ied by a single bass tone, the final
chords are wistful and appealing,'
and chosen as the final number on
this memorial hour, was particu
larly satisfying with the general
atmosphere of the program.
Onthank’s Articles on
Straub Will Be Printed
Biographical articles on Dean
Straub written by Karl W. On
thank, dean of the personnel ad
ministration of the University,
have been accepted for publica
tion by two journals, Banta’s
Greek Exchange, an interfratern
ity magazine; and the Alpha Tau
Dean Straub was vitally con
jnected with fraternity life on the
; campus, encouraging the organi
| zation of Greek letter organiza
tions for men and for women. He
was a charter member of one of
the first fraternities organized.
Personality and Dress
To Be Subject of Talk
Miss Mary Elizabeth Starr, of
■ the household arts department, is
scheduled to talk on “Personality
I and Dress" during the upperclass
commission mass meeting tonight
; at the bungalow.
The meeting is one of the im
portant activities of the commis
I sion. and a big turn-out of sopho
I more, junior, and senior women is
expected. Miss Starr has prepared
J a subject which should prove of
general interest to all, and will be
gin her talk promptly at 7 o'clock.
Professor Hollis Stays
On Eugene Water Board
Orlando J. Hollis, professor in
the law school and member of the
Eugene water board, who was
running for re-election, was voted
back into office from the third
ward, defeating his opponent, D.
W. James, 966 votes to 709.
Professor Hollis was appointed
to the office a year and a half ago.
He graduated from the University
law school in 1928.
“Eugene’s Own Store’’
MERCHANDISE OF MERIT ONLY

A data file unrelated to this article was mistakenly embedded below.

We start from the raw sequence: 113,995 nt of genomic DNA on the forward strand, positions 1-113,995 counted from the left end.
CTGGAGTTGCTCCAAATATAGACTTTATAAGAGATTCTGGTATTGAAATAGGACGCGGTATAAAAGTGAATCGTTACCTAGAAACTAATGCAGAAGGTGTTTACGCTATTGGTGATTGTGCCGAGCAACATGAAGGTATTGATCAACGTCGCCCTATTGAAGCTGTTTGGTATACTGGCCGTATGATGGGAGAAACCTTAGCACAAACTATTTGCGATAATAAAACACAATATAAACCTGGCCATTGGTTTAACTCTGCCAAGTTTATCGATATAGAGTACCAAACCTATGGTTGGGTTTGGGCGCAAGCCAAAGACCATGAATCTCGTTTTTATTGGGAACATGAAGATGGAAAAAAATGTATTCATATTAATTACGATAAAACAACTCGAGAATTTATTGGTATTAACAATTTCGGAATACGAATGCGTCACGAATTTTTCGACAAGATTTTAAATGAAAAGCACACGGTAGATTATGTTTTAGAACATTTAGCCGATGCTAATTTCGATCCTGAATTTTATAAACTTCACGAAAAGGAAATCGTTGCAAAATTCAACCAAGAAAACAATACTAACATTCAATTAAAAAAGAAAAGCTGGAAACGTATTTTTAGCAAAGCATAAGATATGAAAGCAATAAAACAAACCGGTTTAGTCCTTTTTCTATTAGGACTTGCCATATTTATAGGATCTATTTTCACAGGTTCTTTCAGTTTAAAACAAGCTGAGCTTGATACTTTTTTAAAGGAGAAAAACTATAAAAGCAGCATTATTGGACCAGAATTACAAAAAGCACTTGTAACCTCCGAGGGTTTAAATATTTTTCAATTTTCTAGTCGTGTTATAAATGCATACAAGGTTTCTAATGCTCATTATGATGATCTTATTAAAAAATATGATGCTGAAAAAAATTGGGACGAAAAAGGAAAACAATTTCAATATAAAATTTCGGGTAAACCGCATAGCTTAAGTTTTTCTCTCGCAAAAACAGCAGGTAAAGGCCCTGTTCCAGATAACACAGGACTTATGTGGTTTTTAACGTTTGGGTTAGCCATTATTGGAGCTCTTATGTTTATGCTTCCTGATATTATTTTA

More New Arrivals - - -
Semi - Formats
Long lines—sophisticated styles—smooth hip lines—high front
neck lines low back—some with capes and in new combi
nations of fabrics. . . . Stylos selected by our college advisory
BE MODERN i
The pen has gone with
RENT A TYPEWRITER ANY MAKE YOU LIKE
Apply all the rent paid on its purchase.
OFFICE MACHINERY & SUPPLY CO.
Willamette St. — Side of Ward’s — Phone 148
AN EW TRAIN
for the WILLAMETTE VALLEY
Effective November 13 we will operate a new motor
car local train daily between Portland and Eugene on
a very convenient schedule. Also schedule of the West
Coast will be cut 40 minutes. It will leave Portland at
8:00 p. m. instead of 7:15 and arrive in Eugene, 11:46
p. m. instead of 11:41.
NOW YOU HAVE FOUR TRAINS EACH WAY DAILY.
And fares are drastically reduced. Save time and
money. Go quickly, comfortably and safely by train.
NEW TRAIN SCHEDULE
Sunday only Daily cxc.Sun. Daily
6:00 P.m. 4:30 p.m. Lv. Portland Ar. 11:45 a.m.
8:05 p.m. 6:45 p.m. Lv. Salem Ar. 9:35 a.m.
8:50 p.m. 7:40 p.m. Lv. 'Albany* Ar. 8:45 a.m.
10:00 p.m. 9:00 p.m. Ar. Eugene Lv. 7s30 A.M.
★ Direc'. connections to and from Corvallis
! NEW REDUCED FARES
On sale daily until Dec. 15. Good in chair cars
or tourist sleeping cars. For example:
One Way Hound Trip
Portland $1.85 $3.00
Salem . 1.10 1.75
Albany .70 1.15
Corvallis .70 1.15
PHONE 2200 FOR DETAILS